Local Authorities and individuals have highlighted a number of areas which we want to give prominence to and are key to successfully supporting separated young people.
We are giving priority to Four at this stage and will update these areas including, for instance, any training that may be available and providing links. If you have any contributions to make here please let us have them to include.
1. Safeguarding and Trafficking (Modern Slavery)
At this point we want to highlight the National Referral Mechanism – while it is expected that a best interests decision should rule out case transfer for trafficked children, it is possible that a trafficking concern will emerge subsequently with an NTS case and will need to be addressed:
Nationally and regionally there is a concern that human trafficking is under recognised and, when it is, the appropriate action is not taken, or not promptly if it is. This indicates it is still an area of uncertainty for practitioners and we are keen to encourage greater knowledge and expertise.
2. Health and Well-being
Social Workers and health professionals are used to dealing with a range of concerns regarding children when they come into care. For unaccompanied children there will be some additional issues to think about, including:
- Immediate (but temporary) – Skin conditions/contact dermatitis from travel conditions, anaemia from poor diet, gastric-intestinal disorders, bruising and abrasions.
- Ensuring an interpreter is present at the initial medical assessment is important.
- Longer term – dental, cardiovascular, muscular skeletal problems. Pregnancy. TB and blood-borne conditions , especially Hepatitis B & C are things to identify quickly.
- Severe enduring physical conditions/disabilities – impaired sight and hearing, loss of fingers or limbs. FGM; other impacts of wounding and scarring.
- Immunisations – can vary from some to none and it is likely that no clear evidence will be available.
- Mental and Emotional – short term disorientation/distress linked to physical exhaustion. Longer term emotional disorders, including PTSD
- Other issues – specific learning difficulties and global developmental conditions, which may only emerge as language and other issues are addressed.
Access to Dental Care for Unaccompanied Children in public care/looked after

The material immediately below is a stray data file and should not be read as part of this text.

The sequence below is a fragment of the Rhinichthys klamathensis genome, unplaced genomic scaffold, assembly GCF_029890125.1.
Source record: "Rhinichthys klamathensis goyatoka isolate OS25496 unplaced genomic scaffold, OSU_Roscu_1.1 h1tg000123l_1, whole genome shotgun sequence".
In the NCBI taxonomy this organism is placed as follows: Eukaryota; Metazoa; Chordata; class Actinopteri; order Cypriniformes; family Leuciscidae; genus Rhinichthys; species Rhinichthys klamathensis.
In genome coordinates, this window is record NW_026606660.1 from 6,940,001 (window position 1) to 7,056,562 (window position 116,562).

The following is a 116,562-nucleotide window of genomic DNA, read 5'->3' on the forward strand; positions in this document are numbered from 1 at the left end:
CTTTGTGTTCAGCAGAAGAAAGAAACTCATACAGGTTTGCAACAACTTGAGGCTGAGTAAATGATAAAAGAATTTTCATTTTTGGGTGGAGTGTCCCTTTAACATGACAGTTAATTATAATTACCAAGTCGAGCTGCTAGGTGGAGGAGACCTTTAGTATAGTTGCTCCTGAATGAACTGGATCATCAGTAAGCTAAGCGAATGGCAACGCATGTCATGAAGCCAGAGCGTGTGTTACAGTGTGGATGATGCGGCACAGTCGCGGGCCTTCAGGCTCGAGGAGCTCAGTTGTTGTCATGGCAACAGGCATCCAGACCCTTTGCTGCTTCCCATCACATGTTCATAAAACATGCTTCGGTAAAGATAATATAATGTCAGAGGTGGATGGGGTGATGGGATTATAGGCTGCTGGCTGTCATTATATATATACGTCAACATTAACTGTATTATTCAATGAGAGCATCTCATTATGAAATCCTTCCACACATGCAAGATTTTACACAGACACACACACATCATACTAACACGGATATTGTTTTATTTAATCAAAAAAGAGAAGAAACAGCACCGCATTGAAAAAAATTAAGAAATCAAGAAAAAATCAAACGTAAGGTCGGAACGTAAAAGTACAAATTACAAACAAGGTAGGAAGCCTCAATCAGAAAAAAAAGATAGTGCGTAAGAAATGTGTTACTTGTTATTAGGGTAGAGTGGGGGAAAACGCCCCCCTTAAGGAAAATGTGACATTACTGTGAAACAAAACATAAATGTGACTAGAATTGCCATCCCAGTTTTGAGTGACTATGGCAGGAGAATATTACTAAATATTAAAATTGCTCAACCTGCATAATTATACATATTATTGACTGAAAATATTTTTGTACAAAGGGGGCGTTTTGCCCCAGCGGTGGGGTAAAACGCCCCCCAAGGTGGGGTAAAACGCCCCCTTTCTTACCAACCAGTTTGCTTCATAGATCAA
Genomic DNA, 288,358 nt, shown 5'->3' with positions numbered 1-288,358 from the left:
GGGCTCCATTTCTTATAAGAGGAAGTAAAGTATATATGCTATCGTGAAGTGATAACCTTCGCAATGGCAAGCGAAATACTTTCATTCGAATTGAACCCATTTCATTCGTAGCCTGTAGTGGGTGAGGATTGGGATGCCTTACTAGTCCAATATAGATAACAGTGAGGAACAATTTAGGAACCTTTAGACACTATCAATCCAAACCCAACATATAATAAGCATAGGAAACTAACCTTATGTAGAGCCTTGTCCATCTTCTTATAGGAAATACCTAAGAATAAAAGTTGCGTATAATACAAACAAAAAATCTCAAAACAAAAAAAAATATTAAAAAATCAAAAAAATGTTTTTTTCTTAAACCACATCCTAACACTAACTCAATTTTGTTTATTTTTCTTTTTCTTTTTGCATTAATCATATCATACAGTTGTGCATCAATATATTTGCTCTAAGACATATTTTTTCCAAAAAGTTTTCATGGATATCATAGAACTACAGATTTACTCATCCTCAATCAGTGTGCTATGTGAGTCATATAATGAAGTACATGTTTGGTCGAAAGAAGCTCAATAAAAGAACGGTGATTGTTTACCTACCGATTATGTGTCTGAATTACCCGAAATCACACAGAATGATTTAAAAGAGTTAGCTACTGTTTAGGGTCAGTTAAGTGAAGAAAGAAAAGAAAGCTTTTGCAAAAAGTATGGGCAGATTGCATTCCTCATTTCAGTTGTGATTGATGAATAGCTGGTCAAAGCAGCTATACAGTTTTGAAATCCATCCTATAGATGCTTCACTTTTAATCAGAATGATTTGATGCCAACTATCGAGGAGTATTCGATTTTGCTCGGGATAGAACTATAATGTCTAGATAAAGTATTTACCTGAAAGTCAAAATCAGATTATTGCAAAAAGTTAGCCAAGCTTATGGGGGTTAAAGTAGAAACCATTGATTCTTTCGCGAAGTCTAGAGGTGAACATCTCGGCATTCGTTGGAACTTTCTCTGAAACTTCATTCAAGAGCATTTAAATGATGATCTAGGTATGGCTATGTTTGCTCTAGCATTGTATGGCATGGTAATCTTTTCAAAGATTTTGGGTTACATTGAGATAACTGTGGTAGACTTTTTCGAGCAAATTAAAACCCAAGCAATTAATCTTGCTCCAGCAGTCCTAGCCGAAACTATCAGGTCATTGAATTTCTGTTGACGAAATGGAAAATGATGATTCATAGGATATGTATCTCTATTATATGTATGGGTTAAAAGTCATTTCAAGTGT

This information has been provided by a Consultant in Dental Public Health at Public Health England:
Looked After Children should have a dental assessment as part of their initial health assessment. May be prudent for a screening question to be asked to see if urgent dental care is needed before a routine check up is arranged.
The following question may help: “Do you have pain from your teeth that keeps you awake at night?” If the answer to this question is yes, follow the steps below to secure urgent dental treatment.
How to find a dentist
Use the NHS Choices website to locate a NHS dental practice which is convenient; simply enter your postcode in the search box to find a practice nearby.
NHS dental charges
NHS dental charges are explained here:
If you require urgent treatment, please contact your usual dental practice as they may be able to see you or direct you to an urgent care dental service. If you do not have a regular dentist, call NHS 111 for advice on where you can get urgent care.
Emergency dental treatment will deal with the problem at hand and the fee for the treatment is currently £19.70. You may be advised to make another appointment for a separate course of non-urgent treatment. In this case, you will have to pay a second charge in the relevant treatment band.
This will be a critical area for most young people and encompasses language /ESOL and formal education under the National Curriculum in school and other training and vocational opportunities.
Usually, the main factors which will determine how well a young person will engage are their existing experience of education and their facility in/ability to learn English.
4. Age Assessment
This is always an area of concern and is included in the NTS process, in terms of where responsibility lies to complete an age assessment.
In 2015 the ADCS published the revised Joint Working Agreement with the Home Office and Practice Guidance for Social Workers:
The following is a related article from Community Care Inform: http://www.communitycare.co.uk/2016/01/06/social-workers-approach-asylum-age-assessments/